Mike Pompeo

The US State Department recommends non-essential government personnel and family members of government employees to leave the Democratic Republic of Congo (DRC).

The DRC is due to hold a presidential election on 23 December. And the United States fears violence.

In an e-mail addressed to its nationals, the US State Department announced its “limited capacity to provide services to US citizens living outside Kinshasa, particularly in the provinces of eastern and central Kasaï”.

The US embassy in Kinshasa was closed for a week last month because of “a possible terrorist threat”.

Two diplomats told the Reuters news agency that the alleged threat was linked to the arrest of a cell of Tanzanian jihadists belonging to the Ugandan Islamist group ADF. Britain urged its citizens on Wednesday not to visit the DRC.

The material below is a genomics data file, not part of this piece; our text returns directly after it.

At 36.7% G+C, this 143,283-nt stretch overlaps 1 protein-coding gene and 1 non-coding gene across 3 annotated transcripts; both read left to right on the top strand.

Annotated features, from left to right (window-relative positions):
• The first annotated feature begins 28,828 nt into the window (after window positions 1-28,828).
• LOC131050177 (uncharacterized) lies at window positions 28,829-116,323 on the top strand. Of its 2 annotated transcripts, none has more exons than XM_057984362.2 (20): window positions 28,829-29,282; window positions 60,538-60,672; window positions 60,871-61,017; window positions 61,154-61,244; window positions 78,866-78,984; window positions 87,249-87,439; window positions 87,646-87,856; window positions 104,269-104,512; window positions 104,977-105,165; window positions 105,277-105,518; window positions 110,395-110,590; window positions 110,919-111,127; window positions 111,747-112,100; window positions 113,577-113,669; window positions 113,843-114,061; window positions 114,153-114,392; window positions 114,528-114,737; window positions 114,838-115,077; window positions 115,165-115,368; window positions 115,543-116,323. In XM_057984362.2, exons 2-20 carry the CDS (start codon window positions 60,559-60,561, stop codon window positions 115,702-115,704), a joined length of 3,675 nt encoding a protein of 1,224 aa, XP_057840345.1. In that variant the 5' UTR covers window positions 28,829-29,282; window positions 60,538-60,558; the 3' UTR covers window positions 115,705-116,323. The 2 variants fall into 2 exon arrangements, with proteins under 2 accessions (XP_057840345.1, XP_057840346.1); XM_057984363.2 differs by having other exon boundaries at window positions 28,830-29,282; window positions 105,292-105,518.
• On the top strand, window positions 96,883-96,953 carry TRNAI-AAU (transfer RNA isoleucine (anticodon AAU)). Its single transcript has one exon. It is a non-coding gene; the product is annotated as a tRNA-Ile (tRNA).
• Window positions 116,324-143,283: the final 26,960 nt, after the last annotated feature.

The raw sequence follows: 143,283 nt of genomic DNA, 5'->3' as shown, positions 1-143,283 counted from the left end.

The outgoing president, Joseph Kabila, who succeeded his father who was assassinated in 2001, is not running for the December 23 election.

The campaign for this election has been violating since the beginning of the week. Security forces opened fire to disperse an opposition rally. At least four people were killed. A fire in the capital Kinshasa also destroyed thousands of voting machines and ballot boxes early Thursday morning.

The ruling coalition and opposition candidates accuse each other of causing the incident. The UN human rights chief on Friday urged the Congolese authorities to put an end to violence and inflammatory speeches before the election.

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